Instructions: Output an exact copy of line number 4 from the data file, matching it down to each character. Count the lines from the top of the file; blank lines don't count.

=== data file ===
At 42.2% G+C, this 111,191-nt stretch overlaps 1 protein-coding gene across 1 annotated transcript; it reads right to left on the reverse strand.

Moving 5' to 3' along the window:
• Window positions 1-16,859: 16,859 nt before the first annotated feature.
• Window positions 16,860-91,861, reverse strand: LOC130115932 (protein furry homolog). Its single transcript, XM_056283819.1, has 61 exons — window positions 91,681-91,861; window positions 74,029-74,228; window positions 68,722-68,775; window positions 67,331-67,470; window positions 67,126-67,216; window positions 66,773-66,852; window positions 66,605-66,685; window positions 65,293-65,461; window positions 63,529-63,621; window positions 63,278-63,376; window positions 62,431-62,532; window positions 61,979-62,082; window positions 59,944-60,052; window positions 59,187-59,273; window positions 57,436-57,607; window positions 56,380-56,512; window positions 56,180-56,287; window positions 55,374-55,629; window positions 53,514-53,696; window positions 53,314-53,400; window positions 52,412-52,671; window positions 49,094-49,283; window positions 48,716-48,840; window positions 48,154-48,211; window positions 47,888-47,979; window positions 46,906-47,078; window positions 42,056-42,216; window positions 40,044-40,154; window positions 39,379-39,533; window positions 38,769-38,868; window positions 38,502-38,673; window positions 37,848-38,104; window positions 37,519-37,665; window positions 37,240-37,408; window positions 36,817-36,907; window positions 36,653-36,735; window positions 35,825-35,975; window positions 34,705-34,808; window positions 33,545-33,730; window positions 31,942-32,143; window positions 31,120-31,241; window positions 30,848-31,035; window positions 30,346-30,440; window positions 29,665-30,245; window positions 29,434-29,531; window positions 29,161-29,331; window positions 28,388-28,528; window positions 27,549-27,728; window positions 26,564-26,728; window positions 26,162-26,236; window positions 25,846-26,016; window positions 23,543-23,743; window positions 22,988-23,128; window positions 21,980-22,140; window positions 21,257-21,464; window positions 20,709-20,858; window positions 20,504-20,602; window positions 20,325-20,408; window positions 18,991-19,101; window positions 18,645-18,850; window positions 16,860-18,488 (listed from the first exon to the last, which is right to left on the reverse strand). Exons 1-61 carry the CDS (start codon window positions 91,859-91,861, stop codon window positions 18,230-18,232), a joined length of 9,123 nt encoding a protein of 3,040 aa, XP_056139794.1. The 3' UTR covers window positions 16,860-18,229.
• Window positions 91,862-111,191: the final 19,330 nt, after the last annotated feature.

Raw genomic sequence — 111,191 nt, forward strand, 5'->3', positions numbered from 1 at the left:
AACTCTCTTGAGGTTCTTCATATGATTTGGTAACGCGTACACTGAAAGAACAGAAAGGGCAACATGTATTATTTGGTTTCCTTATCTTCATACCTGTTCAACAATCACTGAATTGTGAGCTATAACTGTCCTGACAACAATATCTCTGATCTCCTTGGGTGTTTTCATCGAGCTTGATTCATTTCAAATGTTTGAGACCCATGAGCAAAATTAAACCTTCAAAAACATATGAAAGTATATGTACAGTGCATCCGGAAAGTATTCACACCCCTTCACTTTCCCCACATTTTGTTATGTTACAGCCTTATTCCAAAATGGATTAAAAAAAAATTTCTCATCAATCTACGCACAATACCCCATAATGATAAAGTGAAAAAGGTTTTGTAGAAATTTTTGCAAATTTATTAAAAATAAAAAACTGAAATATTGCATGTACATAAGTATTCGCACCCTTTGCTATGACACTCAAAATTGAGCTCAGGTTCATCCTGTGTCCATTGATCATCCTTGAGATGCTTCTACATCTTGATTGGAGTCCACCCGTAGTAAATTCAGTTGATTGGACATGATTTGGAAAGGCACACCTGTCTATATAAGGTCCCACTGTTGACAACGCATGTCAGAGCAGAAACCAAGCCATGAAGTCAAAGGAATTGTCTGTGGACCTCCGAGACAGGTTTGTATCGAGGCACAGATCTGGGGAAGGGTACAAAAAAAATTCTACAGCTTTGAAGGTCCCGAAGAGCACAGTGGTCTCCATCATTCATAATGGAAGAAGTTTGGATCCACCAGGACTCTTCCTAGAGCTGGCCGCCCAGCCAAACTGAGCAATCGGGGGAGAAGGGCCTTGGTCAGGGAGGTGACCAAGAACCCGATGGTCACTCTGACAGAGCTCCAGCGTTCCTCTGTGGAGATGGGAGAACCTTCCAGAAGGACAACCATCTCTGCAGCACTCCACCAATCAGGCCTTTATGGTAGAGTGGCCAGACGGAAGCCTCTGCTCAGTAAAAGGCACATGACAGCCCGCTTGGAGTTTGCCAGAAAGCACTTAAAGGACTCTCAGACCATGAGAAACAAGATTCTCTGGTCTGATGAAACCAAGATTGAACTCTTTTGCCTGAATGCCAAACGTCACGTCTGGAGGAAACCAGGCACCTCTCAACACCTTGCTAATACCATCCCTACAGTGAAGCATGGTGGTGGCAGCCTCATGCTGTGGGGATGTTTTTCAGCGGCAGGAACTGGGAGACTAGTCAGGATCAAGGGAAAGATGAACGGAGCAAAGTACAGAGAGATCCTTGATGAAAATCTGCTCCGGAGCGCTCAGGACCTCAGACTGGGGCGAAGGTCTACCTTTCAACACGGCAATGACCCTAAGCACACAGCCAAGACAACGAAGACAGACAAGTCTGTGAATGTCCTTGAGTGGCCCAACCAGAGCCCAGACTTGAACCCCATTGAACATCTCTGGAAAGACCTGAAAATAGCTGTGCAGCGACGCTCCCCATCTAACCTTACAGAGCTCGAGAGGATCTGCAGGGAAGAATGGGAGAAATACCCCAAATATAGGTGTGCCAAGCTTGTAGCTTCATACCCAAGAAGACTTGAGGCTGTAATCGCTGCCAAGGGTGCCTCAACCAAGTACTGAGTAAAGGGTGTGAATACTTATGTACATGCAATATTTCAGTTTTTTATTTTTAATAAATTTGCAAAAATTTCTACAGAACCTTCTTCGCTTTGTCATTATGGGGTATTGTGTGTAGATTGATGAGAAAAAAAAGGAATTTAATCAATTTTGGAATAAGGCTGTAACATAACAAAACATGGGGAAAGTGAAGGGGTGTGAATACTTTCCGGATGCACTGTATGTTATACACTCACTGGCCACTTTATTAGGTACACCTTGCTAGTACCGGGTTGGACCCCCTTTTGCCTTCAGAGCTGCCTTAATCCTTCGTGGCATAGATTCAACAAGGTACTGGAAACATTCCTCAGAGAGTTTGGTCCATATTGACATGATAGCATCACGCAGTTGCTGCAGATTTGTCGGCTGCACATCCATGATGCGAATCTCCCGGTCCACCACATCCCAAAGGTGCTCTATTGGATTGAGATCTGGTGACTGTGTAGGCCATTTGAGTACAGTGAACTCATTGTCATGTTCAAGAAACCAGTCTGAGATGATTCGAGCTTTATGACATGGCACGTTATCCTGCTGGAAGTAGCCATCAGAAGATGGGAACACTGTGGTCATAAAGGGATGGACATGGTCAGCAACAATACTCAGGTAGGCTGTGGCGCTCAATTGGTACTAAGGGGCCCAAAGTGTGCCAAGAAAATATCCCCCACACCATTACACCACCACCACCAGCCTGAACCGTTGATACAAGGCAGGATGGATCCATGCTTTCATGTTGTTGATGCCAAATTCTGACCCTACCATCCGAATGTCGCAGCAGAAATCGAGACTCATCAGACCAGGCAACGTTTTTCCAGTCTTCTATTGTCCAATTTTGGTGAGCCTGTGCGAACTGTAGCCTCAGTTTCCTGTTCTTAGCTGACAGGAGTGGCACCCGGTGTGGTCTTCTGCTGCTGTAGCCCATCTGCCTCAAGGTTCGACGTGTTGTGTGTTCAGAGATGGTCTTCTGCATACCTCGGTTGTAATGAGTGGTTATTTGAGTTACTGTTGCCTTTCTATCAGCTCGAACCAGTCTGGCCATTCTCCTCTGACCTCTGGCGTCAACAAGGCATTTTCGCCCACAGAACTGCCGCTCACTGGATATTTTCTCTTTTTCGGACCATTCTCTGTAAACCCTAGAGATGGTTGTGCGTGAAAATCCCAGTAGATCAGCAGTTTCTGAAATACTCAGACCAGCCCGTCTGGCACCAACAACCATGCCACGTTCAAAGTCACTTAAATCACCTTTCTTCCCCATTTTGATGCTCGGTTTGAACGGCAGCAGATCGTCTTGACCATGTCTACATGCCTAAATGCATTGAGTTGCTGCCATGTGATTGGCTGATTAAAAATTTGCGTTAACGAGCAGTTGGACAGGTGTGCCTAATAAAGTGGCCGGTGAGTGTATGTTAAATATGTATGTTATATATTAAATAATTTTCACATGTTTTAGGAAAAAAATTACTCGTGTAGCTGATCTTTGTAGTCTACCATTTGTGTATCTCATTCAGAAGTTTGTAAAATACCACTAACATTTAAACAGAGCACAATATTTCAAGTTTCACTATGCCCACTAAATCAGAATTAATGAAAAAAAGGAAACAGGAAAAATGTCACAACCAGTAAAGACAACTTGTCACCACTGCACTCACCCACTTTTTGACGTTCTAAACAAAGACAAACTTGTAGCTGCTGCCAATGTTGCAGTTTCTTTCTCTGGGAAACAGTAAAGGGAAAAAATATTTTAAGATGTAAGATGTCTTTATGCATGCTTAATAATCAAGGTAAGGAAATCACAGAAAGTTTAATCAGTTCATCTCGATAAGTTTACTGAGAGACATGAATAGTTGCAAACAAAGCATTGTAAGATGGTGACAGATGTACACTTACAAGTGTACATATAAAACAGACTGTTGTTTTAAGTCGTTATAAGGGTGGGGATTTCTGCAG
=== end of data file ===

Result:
• Window positions 16,860-91,861, reverse strand: LOC130115932 (protein furry homolog). Its single transcript, XM_056283819.1, has 61 exons — window positions 91,681-91,861; window positions 74,029-74,228; window positions 68,722-68,775; window positions 67,331-67,470; window positions 67,126-67,216; window positions 66,773-66,852; window positions 66,605-66,685; window positions 65,293-65,461; window positions 63,529-63,621; window positions 63,278-63,376; window positions 62,431-62,532; window positions 61,979-62,082; window positions 59,944-60,052; window positions 59,187-59,273; window positions 57,436-57,607; window positions 56,380-56,512; window positions 56,180-56,287; window positions 55,374-55,629; window positions 53,514-53,696; window positions 53,314-53,400; window positions 52,412-52,671; window positions 49,094-49,283; window positions 48,716-48,840; window positions 48,154-48,211; window positions 47,888-47,979; window positions 46,906-47,078; window positions 42,056-42,216; window positions 40,044-40,154; window positions 39,379-39,533; window positions 38,769-38,868; window positions 38,502-38,673; window positions 37,848-38,104; window positions 37,519-37,665; window positions 37,240-37,408; window positions 36,817-36,907; window positions 36,653-36,735; window positions 35,825-35,975; window positions 34,705-34,808; window positions 33,545-33,730; window positions 31,942-32,143; window positions 31,120-31,241; window positions 30,848-31,035; window positions 30,346-30,440; window positions 29,665-30,245; window positions 29,434-29,531; window positions 29,161-29,331; window positions 28,388-28,528; window positions 27,549-27,728; window positions 26,564-26,728; window positions 26,162-26,236; window positions 25,846-26,016; window positions 23,543-23,743; window positions 22,988-23,128; window positions 21,980-22,140; window positions 21,257-21,464; window positions 20,709-20,858; window positions 20,504-20,602; window positions 20,325-20,408; window positions 18,991-19,101; window positions 18,645-18,850; window positions 16,860-18,488 (listed from the first exon to the last, which is right to left on the reverse strand). Exons 1-61 carry the CDS (start codon window positions 91,859-91,861, stop codon window positions 18,230-18,232), a joined length of 9,123 nt encoding a protein of 3,040 aa, XP_056139794.1. The 3' UTR covers window positions 16,860-18,229.